Cambridge University scientists have developed a new method for creating nanoporous materials.
In order to produce a porous material, it is necessary to have multiple components. When the minor component is removed, small pores are left in its place. Until now, creating nanoporous materials has been limited because the minor component had to be connected throughout the structure, as well as to the outside, in order for it to be removed.
The new research, published in the journal Nature Materials, has demonstrated a more effective, flexible method for creating porous structures called Collective Osmotic Shock (COS).
The scientists have shown that by using osmotic forces even structures with minor components entirely encapsulated in a matrix can be made porous (or nanoporous).
Dr Easan Sivaniah, lead author from Cambridge University’s Cavendish Laboratory, told The Engineer: ‘We broke down the polymers on the inside into small molecules using a bit of heat, sunshine and some vinegar. The molecules have a high solubility, so if you introduce a solvent it will dissolve as many of them as possible and this induces a large osmotic pressure.’
According to Sivaniah, the osmotic pressure forces the spherical molecules to expand and deform the matrix around it, thus creating a porous material.
He believes the most obvious application for nanoporous materials lies in filtration. Sivaniah added that the Cambridge team is looking at filtration on the nanoscale to filter out dyes from colourants.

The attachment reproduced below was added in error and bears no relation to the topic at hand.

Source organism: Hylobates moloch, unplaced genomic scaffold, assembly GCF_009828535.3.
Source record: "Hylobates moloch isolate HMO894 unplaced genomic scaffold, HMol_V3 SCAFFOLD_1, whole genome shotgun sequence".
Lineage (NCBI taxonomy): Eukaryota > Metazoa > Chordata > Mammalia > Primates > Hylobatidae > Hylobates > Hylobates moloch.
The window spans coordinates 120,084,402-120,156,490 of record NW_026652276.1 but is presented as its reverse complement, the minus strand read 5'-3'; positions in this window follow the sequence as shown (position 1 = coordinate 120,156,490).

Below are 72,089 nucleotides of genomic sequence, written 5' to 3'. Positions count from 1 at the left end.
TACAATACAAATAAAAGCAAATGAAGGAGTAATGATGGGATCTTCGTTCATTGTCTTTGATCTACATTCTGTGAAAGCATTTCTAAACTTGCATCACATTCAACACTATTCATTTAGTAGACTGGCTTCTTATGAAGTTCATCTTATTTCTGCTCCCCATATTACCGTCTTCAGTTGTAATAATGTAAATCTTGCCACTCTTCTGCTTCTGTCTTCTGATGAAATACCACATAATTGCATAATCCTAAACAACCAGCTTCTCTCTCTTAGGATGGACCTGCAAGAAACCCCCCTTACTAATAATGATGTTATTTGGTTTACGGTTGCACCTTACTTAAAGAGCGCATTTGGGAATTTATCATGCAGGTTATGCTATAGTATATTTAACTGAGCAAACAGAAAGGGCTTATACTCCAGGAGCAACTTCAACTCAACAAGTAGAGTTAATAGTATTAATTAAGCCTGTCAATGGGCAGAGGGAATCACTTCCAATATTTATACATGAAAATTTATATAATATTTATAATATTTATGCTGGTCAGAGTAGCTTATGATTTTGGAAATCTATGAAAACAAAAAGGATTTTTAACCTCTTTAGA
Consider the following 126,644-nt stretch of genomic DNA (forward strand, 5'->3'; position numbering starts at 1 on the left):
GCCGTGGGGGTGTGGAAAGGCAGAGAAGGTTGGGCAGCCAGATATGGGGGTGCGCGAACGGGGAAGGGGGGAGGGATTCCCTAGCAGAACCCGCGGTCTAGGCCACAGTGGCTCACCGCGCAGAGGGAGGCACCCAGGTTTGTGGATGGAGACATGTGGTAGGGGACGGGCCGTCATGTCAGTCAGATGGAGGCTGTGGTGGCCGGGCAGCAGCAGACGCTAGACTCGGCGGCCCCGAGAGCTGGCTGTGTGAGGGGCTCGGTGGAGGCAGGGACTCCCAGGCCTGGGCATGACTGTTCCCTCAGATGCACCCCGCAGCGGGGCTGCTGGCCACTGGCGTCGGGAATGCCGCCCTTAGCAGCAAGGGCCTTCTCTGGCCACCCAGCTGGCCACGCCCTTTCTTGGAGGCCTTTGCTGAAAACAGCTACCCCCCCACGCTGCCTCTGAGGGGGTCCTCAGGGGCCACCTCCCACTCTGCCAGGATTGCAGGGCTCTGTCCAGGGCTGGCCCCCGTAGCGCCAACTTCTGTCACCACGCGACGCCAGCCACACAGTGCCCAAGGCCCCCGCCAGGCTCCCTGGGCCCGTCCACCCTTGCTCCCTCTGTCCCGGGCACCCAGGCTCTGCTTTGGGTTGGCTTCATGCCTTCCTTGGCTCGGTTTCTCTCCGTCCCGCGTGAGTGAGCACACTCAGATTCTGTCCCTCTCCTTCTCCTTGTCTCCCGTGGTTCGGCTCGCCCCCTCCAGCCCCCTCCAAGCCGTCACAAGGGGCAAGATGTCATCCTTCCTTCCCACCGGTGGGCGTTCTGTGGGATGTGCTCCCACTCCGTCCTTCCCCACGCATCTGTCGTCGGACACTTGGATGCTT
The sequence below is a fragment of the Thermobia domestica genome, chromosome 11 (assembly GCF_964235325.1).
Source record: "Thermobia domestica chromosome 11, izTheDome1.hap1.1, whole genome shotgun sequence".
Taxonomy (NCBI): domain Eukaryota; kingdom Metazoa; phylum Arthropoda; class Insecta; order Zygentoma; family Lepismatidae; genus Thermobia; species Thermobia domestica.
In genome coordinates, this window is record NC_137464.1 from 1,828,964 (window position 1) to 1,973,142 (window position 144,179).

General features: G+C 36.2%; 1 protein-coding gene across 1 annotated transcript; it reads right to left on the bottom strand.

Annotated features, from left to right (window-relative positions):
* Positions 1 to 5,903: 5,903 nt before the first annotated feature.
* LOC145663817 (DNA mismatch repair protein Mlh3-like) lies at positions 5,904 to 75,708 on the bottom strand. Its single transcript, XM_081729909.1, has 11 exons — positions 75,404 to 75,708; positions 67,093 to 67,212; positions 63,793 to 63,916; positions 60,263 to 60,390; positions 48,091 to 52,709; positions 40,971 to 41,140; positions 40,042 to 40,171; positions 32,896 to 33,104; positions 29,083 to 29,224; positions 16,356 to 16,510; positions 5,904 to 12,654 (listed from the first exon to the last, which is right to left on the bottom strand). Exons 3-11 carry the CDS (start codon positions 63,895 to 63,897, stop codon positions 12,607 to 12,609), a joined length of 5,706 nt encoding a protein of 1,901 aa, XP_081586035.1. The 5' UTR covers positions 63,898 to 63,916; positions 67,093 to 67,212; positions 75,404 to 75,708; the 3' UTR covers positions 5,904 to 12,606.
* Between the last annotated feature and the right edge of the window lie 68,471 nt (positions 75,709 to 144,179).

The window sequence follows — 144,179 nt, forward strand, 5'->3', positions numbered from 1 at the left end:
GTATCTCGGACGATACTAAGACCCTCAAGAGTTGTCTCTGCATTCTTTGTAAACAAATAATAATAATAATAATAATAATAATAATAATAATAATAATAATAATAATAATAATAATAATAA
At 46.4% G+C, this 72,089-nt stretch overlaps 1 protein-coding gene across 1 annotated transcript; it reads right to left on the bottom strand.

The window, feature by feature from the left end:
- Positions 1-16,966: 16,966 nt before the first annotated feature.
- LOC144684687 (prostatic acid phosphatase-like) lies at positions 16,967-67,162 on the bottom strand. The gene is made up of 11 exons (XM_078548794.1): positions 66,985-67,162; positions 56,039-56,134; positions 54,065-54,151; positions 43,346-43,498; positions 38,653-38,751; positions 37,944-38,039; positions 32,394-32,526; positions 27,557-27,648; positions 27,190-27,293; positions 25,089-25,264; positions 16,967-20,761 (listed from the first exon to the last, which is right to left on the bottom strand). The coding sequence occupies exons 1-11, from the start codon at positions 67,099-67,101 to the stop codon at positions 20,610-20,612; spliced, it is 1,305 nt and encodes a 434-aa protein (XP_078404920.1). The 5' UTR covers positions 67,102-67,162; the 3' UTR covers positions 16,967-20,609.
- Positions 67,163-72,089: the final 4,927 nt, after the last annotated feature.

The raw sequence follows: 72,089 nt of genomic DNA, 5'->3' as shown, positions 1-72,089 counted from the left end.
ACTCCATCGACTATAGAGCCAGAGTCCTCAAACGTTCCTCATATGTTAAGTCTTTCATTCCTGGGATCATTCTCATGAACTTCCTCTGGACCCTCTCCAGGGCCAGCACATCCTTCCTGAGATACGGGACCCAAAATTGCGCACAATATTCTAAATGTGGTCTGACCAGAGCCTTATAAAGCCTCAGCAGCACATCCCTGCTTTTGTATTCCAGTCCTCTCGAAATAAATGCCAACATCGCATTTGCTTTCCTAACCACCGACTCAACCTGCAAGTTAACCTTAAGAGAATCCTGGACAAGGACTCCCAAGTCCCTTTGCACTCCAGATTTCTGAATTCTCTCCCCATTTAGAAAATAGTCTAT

The team is also looking at developing the technique so that it could be used for desalination and the removal of salts from seawater.
Furthermore, Sivaniah said: ‘The process generates this layered, self-supported material that has some potentially interesting applications, which go beyond just having a nanoporous high-surface-area material.
‘If you have layers of a material that are separated by layers of another material, then these can potentially be used as diffraction gratings or wave guides in optical communications. In order for that to work, the layers need to have a different density or refractive index,’ he said.
Multi-layered materials already exist but they have to be manufactured sequentially, which can be both time consuming and costly. ‘Also, the densities tend to be the same so the contrast is low, which means lots of layers are needed to get diffraction to occur,’ added Sivaniah.
‘In our case, we can put down a single material and introduce as many layers as we want, almost instantaneously,’ he said.